In August 2017 The Klosters Forum brought together a hand picked cohort of expert practitioners and funders to give time and space for innovation in Refugee Education. Participating organisations included: Microsoft, IKEA, UNHCR, UNICEF, Save The Children, DfID, the University of Geneva, SNHU, Arizona State University, iAct, NetHope, World Vision, Refugee Trauma Initiative, Rumie, Libraries without Borders, and many more.
THE KLOSTERS FORUM PROJECTS 2017
The following projects were initiated during/after the TKF. More conversations are ongoing.
© The Klosters Forum
Following TKF 2017, iACT and Refugee Trauma Initiative started to explore the potential co-implementation of Little Ripples, a comprehensive preschool programme for refugees in Greece. They are currently seeking funding to start this partnership.
The No Lost Generation (NLG) Tech Task Force hosted the NLG Silicon Valley Symposium at Microsoft in San Francisco that brought together 50+ representatives from private and humanitarian sector including organisations that attended TKF 2017 - Microsoft, Arizona State University, UNICEF, World Vision and IRC. As result of the working session at the Symposium, several organisations are working on multiple project-based cross-sector collaborations to address four challenges that displaced youth and adolescents face.
Kiwix and Bibliothèques Sans Frontières have started a collaboration with Internet-in-a-box working on defining standards for offline software platforms.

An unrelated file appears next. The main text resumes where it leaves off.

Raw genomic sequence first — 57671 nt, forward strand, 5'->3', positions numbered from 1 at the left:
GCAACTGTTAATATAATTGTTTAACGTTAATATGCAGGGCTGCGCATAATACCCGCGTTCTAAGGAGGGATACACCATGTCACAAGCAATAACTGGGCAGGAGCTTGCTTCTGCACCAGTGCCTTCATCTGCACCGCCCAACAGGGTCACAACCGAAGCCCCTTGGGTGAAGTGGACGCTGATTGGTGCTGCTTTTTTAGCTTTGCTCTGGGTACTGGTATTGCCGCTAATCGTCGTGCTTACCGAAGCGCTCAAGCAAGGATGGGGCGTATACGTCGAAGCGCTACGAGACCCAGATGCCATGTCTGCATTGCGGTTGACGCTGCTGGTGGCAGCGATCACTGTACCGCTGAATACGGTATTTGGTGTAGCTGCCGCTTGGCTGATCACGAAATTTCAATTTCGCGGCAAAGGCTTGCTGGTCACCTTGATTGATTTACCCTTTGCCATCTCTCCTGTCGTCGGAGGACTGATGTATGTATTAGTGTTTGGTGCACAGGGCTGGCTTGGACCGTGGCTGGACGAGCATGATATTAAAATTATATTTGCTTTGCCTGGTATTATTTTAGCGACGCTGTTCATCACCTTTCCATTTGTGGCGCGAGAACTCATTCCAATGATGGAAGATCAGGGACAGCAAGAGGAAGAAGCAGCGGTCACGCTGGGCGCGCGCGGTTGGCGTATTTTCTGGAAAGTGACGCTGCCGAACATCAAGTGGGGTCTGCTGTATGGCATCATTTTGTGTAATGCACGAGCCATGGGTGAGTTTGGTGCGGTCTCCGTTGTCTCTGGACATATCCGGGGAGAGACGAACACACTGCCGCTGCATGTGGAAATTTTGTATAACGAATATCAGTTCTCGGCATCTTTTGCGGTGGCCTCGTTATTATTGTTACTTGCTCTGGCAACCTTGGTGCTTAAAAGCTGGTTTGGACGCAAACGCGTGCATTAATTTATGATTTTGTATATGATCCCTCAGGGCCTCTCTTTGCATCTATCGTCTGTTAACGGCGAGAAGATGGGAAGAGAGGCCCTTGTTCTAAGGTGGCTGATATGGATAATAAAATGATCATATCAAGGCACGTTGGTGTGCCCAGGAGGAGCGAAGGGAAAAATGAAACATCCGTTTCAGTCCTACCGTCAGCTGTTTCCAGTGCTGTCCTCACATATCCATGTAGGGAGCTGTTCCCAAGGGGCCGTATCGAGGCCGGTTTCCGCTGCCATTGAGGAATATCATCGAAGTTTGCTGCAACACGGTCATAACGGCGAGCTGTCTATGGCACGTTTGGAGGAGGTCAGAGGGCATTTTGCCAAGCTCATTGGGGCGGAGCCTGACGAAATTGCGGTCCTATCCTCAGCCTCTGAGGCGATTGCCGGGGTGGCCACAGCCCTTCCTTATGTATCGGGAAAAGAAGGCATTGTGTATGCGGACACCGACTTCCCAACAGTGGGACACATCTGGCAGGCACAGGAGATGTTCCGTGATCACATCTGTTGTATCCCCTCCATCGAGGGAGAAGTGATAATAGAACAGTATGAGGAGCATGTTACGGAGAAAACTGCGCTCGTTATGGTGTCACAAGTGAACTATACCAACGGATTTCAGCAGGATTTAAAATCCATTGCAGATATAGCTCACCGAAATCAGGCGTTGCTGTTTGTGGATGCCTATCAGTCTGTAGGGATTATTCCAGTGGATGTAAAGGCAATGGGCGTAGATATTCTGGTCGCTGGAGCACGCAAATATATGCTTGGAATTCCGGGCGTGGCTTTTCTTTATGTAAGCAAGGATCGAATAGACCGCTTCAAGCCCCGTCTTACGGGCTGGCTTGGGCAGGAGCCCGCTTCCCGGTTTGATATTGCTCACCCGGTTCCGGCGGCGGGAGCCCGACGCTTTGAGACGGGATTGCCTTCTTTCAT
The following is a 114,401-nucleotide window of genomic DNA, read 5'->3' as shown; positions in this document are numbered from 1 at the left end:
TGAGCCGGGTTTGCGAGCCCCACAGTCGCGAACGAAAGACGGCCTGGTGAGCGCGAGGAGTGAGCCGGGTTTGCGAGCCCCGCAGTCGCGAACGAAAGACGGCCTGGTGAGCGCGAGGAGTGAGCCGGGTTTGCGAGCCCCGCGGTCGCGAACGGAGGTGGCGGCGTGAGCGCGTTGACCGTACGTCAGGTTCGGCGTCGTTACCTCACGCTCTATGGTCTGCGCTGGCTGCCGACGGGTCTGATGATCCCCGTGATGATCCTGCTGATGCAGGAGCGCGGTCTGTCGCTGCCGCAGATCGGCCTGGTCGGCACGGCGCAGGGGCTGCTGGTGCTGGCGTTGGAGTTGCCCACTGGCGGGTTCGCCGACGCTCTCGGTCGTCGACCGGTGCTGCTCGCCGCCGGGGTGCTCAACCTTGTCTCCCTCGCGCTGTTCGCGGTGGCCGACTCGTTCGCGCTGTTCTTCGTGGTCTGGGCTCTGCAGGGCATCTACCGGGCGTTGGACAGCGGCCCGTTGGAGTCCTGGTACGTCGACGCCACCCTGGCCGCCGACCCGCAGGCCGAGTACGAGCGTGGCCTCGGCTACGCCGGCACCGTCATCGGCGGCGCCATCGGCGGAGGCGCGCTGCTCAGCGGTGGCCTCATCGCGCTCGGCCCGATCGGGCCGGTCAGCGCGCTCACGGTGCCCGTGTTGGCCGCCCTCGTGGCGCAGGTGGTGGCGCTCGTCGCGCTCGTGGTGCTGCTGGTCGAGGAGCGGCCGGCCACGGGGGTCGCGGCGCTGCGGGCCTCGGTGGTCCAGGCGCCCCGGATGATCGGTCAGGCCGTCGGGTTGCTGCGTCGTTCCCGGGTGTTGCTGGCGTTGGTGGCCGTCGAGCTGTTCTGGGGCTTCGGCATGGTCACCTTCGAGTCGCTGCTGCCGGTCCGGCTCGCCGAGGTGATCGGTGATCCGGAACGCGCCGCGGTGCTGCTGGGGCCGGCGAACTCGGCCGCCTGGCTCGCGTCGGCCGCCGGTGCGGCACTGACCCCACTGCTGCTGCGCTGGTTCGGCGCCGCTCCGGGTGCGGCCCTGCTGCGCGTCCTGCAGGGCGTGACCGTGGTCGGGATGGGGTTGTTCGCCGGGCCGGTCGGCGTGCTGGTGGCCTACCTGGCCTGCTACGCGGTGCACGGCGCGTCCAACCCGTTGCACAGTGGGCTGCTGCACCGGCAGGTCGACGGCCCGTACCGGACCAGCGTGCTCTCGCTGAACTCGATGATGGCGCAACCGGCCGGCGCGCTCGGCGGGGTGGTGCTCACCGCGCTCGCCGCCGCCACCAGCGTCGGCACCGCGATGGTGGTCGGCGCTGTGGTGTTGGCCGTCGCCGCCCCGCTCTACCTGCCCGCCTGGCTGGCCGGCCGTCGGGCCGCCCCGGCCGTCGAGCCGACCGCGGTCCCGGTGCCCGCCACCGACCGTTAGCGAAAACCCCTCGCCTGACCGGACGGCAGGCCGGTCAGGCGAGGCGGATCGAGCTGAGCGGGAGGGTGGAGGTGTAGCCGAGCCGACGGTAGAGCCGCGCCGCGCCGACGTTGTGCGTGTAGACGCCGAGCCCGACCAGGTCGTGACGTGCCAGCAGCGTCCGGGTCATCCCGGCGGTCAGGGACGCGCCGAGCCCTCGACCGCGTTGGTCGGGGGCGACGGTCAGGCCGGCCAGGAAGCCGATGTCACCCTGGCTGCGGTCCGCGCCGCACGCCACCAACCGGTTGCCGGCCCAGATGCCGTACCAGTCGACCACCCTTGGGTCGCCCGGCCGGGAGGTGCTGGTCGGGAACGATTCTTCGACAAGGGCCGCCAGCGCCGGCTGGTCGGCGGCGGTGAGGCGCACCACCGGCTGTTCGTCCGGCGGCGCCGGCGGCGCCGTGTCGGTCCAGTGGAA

In late 2017, World Connect (through Avinash Kaza / Upswell) awarded iACT a $4,400 grant for the Donkey Ripples livelihood solution that creates a sustainable income for iACT's refugee-led Little Ripples early childhood program. This program will be implemented by refugees in March and April 2018.
ASU and BSF, with the involvement of IFLA, organised an international summit from January 29 to February 1, 2018. 25 practitioners from around the world met at ASU to explore possible synergies and the formation of a consortium to provide offline Internet Services for communities without access to such services and as back up when Internet fails. The medium to long-term goals of the consortium are to design and implement common projects, align technologies and practice, build an instrument to expand fundraising capacities for offline internet solutions and to develop global standards for offline internet. Participants from TKF 2017 from Kiwix, Learning Equality, INEE and Rumie were amongst the organisations that attended.